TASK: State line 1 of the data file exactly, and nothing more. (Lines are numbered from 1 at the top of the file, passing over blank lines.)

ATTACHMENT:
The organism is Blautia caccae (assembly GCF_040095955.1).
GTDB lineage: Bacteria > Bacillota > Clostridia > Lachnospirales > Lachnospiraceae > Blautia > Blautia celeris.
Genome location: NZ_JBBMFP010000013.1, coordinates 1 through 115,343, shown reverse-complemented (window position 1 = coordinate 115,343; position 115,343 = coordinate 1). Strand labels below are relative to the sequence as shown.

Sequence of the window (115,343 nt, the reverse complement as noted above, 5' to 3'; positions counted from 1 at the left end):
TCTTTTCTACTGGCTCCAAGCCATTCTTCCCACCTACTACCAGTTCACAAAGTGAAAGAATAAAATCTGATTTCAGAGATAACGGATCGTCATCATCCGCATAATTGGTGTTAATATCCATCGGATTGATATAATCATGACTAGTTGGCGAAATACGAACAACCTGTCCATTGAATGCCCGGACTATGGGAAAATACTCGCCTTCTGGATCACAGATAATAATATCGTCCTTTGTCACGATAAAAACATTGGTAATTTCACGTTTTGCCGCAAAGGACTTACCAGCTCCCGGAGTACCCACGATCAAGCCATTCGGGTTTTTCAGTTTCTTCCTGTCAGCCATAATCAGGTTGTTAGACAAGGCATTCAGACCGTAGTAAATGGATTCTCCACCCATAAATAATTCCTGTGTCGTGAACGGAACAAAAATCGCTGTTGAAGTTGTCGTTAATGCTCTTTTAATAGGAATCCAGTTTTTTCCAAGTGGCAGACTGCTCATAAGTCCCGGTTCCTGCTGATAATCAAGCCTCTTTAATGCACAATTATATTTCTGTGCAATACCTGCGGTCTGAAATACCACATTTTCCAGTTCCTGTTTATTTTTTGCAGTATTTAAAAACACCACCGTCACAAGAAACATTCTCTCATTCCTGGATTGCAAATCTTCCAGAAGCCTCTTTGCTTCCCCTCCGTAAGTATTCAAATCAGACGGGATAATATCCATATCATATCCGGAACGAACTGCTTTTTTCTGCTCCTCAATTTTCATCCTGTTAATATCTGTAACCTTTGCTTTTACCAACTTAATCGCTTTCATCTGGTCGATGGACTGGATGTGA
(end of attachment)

The organism is Blautia caccae (assembly GCF_040095955.1).